Cranbrook Sighting # 12 Sighter: Shelley Selim Sighted: Saarinen Tulip Furniture Galore! Location: The Dam Site Inn, Pellston, Michigan Date: June 28, 2014 At the end of June my beau and I embarked on a Michigan road trip, driving up north to Mackinac and down the western coast of the state. The Island, Tunnel of Trees, Sleeping Bear Dunes, and plenty of breweries made the list, and when Cranbrook Art Museum director Gregory Wittkopp mentioned to me a restaurant and cocktail bar in Pellston filled with Eero Saarinen furniture, I knew we had to take a special detour.Cocktail Bar at the Dam Site Inn, Pellston, MichiganBehold, the Dam Site Inn! A staple on the Maple River since 1953, it seems little has changed about the decor since it opened, and how wonderfully so! It is quite a feeling to sip a Manhattan in this Saarinen tulip garden, and the wood paneling and whimsical brass light ...Read More
CRANBROOK SIGHTING: INSIDE THE VAULT Sol-Air Canvas Chaise Lounge, c. 1950 Pipsan Saarinen Swanson and J. Robert F. Swanson for Swanson and Associates Iron, rope, and canvas 34 x 23 x 24 in. (86.4 x 58.4 x 61 cm) Transfered from the Cranbrook Academy of Art If it were up to me, every month would be Women's History Month, but alas for the foreseeable future it is *officially* delegated to March in the United States, and today is our last chance to celebrate! How auspicious that March 31 also happens to be the birthday of Pipsan (born Eva Lisa) Saarinen Swanson, designer of furniture, interiors, fashion, and textiles, and younger sister of one of the most recognizable names in modern architecture, Eero Saarinen. Pipsan's father Eliel was of course the architect of the Cranbrook Campus and President of the Cranbrook Academy of Art from 1932-1946, but before being lured to Bloomfield Hills by Cranbrook founder George ...Read More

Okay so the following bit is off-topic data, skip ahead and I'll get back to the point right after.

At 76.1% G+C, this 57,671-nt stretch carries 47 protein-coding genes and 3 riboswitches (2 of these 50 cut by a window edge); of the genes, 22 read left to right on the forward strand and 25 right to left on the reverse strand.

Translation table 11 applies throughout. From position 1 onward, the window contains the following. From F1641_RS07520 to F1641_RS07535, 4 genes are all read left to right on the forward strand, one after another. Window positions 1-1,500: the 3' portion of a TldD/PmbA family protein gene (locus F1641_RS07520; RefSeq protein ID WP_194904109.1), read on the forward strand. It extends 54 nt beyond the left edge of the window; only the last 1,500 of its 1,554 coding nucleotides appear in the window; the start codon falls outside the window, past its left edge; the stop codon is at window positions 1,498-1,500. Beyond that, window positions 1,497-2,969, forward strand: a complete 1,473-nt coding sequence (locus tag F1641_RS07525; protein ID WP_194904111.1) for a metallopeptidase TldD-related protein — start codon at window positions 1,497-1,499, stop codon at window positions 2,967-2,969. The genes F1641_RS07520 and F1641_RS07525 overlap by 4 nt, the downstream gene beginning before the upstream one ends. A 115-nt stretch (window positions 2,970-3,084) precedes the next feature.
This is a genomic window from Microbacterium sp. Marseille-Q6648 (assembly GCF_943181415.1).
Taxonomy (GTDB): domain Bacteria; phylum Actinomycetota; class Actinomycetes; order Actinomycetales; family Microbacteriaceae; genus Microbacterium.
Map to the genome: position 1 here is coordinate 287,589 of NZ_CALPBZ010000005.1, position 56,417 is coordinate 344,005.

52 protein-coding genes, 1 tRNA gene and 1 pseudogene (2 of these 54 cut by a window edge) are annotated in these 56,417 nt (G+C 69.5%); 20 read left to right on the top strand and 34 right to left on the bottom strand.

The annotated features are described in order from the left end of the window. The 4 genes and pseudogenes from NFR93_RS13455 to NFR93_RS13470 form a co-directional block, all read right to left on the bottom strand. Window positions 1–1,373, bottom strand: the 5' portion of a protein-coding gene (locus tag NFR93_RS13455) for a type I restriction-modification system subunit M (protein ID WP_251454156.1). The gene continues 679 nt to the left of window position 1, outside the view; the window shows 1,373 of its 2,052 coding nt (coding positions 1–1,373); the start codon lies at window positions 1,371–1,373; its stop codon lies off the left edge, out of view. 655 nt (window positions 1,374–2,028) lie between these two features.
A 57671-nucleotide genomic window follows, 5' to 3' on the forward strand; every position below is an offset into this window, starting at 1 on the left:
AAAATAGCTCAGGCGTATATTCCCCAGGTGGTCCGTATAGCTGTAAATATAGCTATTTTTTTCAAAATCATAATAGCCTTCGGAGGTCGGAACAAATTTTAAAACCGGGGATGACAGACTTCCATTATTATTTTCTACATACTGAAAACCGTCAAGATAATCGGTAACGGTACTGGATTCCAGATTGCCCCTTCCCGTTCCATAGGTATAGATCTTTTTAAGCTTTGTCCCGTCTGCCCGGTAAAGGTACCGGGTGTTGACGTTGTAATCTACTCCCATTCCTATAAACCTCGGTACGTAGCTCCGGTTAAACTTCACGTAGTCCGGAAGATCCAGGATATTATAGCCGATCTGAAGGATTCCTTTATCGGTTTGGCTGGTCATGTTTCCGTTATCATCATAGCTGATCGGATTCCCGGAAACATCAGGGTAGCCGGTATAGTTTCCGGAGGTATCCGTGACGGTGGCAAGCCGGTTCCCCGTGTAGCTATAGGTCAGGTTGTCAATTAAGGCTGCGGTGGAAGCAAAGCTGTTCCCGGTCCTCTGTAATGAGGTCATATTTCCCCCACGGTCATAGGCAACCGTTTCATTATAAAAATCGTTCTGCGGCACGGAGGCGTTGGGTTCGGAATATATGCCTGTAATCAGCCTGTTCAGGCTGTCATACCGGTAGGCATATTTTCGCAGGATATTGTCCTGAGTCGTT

Cranbrook Sightings #4 Sighter: Shoshana Resnikoff Sighted: Paul Evans furniture Location: New York City Date: January 26, 2013 I love Cranbrook’s impressive history of 20th century art and design, but sometimes a girl needs to revisit her roots in the 18th century. It was with that in mind that I went out to New York’s Americana Week at the end of January. For fans of 18th and 19th century American decorative arts, Americana Week is like Woodstock. Auction viewings followed by thrilling sales, museum exhibitions devoted to “brown furniture” or master craftspeople, and of course, the Winter Antiques Show at the Park Avenue Armory, where dealers, collectors, and academics gather to see the historical treasures that have resurfaced in the past few years. This year was my second time at the Winter Antiques Show and I was looking forward to connecting with old friends, both human and furniture (I’m looking at you, 18th century japanned high ...Read More
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